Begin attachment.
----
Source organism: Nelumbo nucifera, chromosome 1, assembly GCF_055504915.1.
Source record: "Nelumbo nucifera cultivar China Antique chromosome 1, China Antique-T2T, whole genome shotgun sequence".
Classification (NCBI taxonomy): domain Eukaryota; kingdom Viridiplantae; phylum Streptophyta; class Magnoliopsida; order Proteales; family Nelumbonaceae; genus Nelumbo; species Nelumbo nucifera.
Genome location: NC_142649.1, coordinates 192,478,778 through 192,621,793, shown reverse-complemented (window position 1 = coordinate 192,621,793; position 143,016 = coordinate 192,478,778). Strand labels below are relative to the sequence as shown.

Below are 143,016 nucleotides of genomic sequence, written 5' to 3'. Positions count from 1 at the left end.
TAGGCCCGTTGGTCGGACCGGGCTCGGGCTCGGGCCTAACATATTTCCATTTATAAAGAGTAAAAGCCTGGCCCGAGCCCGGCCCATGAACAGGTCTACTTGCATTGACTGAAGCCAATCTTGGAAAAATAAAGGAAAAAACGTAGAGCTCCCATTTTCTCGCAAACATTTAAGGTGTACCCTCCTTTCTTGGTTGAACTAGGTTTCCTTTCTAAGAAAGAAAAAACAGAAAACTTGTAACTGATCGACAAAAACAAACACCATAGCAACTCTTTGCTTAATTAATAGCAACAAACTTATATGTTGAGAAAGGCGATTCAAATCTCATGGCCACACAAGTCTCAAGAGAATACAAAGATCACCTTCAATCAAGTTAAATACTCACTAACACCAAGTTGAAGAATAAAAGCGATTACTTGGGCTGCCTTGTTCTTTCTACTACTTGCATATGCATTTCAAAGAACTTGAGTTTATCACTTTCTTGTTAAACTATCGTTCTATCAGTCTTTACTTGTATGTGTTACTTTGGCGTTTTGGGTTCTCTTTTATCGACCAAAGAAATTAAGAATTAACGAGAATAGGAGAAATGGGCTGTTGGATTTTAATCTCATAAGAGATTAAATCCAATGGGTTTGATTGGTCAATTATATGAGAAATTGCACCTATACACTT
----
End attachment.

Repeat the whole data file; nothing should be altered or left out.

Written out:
Source organism: Nelumbo nucifera, chromosome 1, assembly GCF_055504915.1.
Source record: "Nelumbo nucifera cultivar China Antique chromosome 1, China Antique-T2T, whole genome shotgun sequence".
Classification (NCBI taxonomy): domain Eukaryota; kingdom Viridiplantae; phylum Streptophyta; class Magnoliopsida; order Proteales; family Nelumbonaceae; genus Nelumbo; species Nelumbo nucifera.
Genome location: NC_142649.1, coordinates 192,478,778 through 192,621,793, shown reverse-complemented (window position 1 = coordinate 192,621,793; position 143,016 = coordinate 192,478,778). Strand labels below are relative to the sequence as shown.

Below are 143,016 nucleotides of genomic sequence, written 5' to 3'. Positions count from 1 at the left end.
TAGGCCCGTTGGTCGGACCGGGCTCGGGCTCGGGCCTAACATATTTCCATTTATAAAGAGTAAAAGCCTGGCCCGAGCCCGGCCCATGAACAGGTCTACTTGCATTGACTGAAGCCAATCTTGGAAAAATAAAGGAAAAAACGTAGAGCTCCCATTTTCTCGCAAACATTTAAGGTGTACCCTCCTTTCTTGGTTGAACTAGGTTTCCTTTCTAAGAAAGAAAAAACAGAAAACTTGTAACTGATCGACAAAAACAAACACCATAGCAACTCTTTGCTTAATTAATAGCAACAAACTTATATGTTGAGAAAGGCGATTCAAATCTCATGGCCACACAAGTCTCAAGAGAATACAAAGATCACCTTCAATCAAGTTAAATACTCACTAACACCAAGTTGAAGAATAAAAGCGATTACTTGGGCTGCCTTGTTCTTTCTACTACTTGCATATGCATTTCAAAGAACTTGAGTTTATCACTTTCTTGTTAAACTATCGTTCTATCAGTCTTTACTTGTATGTGTTACTTTGGCGTTTTGGGTTCTCTTTTATCGACCAAAGAAATTAAGAATTAACGAGAATAGGAGAAATGGGCTGTTGGATTTTAATCTCATAAGAGATTAAATCCAATGGGTTTGATTGGTCAATTATATGAGAAATTGCACCTATACACTT